The prospects of China selling 30 million vehicles this year could be in jeopardy based on the latest sales data released by China Association of Automobile Manufacturers (CAAM) on July 11.
Auto sales rose 4.5 percent in June to 2.17 million units, bringing first half sales total to 13.35 million units, up 3.8 percent.
At that rate, auto sales this year will eclipse 29 million units but fall short of the 30 million units that would have been possible if growth had maintained at least 5 percent, a pace that was forecasted by CAAM at the beginning of the year.
Slowing passenger vehicle sales growth (especially that of SUVs), rebounding new energy vehicle sales (especially those of new energy buses) and a shockingly strong heavy-duty truck market were the three major highlights of the market in the first half as far as segment performance is concerned.
But these characteristics are not so surprising after all if we consider the policy factors behind them. The effects of a lesser discounted purchase tax rate for 1.6L and below passenger vehicles (7.5 percent instead of last year’s 5 percent) are finally catching up. At our Monthly Automotive Salon (MAS) held in Shanghai on July 13 with a theme of China’s Auto Market in H1 2017 and Future Outlook (a detailed recap of the event will follow in our next issue), John Zeng, director of Asia Pacific Forecasting at LMC Automotive, described this as the result of the market “stealing” at least one month worth of sales volume from 2017 to 2016. What goes around comes around.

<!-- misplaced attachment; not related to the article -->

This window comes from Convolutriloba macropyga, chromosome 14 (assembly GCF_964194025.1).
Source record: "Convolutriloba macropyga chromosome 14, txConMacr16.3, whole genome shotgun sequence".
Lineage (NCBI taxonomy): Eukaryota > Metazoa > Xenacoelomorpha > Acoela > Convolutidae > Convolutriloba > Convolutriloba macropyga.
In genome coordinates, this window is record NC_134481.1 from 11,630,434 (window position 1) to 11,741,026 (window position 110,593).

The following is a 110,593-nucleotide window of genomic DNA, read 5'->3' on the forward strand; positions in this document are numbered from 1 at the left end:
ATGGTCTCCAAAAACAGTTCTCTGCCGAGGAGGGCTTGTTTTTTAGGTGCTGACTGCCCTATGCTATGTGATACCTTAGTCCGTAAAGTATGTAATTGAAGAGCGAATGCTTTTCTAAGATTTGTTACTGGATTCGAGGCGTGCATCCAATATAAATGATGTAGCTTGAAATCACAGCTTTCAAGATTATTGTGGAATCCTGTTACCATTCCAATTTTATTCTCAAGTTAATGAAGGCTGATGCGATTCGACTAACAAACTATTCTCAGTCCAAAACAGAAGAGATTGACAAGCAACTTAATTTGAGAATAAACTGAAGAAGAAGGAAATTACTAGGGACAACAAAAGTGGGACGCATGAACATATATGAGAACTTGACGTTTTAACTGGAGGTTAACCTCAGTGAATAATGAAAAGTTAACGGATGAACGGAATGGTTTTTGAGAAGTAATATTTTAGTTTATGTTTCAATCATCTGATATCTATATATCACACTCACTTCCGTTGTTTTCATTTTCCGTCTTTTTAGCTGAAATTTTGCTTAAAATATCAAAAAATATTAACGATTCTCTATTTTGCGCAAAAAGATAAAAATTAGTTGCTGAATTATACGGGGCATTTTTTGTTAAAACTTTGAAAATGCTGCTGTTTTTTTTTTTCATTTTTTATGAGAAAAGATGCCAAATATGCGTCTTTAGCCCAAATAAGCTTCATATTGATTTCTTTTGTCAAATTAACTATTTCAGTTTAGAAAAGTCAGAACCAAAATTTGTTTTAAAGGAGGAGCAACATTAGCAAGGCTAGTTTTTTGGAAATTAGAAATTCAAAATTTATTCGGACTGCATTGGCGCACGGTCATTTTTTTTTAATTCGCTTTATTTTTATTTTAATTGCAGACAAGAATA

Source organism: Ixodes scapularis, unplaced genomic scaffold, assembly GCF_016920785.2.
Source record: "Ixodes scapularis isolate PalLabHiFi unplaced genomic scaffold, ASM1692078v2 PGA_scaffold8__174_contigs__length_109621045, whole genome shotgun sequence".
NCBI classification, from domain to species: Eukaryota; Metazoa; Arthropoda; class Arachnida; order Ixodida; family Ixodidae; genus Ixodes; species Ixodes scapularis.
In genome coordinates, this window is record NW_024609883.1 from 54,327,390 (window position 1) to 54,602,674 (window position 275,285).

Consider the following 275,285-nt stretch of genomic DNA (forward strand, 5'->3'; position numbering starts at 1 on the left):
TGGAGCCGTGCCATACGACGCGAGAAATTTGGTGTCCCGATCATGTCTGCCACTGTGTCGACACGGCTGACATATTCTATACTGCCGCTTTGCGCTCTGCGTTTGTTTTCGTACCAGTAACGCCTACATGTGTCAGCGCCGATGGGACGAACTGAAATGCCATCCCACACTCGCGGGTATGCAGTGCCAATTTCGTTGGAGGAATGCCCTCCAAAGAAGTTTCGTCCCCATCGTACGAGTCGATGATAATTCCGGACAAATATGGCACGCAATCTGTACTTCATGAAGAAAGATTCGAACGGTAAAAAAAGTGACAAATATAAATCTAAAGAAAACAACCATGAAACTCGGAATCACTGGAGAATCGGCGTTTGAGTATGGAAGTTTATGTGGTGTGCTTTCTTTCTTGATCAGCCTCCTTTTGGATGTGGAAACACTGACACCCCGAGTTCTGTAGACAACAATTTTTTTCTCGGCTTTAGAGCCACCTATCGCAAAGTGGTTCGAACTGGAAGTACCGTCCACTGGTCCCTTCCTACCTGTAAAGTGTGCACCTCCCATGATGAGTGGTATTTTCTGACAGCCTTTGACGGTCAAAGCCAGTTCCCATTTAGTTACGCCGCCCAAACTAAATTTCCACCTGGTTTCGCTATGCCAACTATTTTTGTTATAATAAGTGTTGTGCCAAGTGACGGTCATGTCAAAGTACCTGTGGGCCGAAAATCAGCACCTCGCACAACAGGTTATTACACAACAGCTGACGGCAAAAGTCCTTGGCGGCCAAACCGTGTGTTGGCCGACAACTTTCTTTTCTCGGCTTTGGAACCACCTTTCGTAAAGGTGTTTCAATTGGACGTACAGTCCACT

The NEV market is simply picking up momentum again after an updated subsidy policy and catalogue system were introduced earlier in the year, while the heavy-duty truck market got an upshot from new oversize and overloading requirements, which forced logistics companies and transporters to both upgrade to new vehicles and purchase more trucks.
Who would have thought a year ago at this time that the heavy-duty truck segment would be a major driver of the entire market in the first half of 2017?
That in fact reflects the nature of China’s auto market: that it is still a policy driven market that leads to wild swings in sales.
As Zeng pointed out, over the next few years we will see the effects of the recently announced CAFC+NEV “dual credit” scheme playout, which likely will have an effect on the mix of NEV products available on the market as foreign players race to meet the tough percentage requirement.
With the 1.6L purchase tax savings completely gone next year and pre-buy effects diminishing, the market toward the end of this year will likely again “steal” some volume from next year.
The industry should brace for negative growth in 2018 after another record year of sales this year.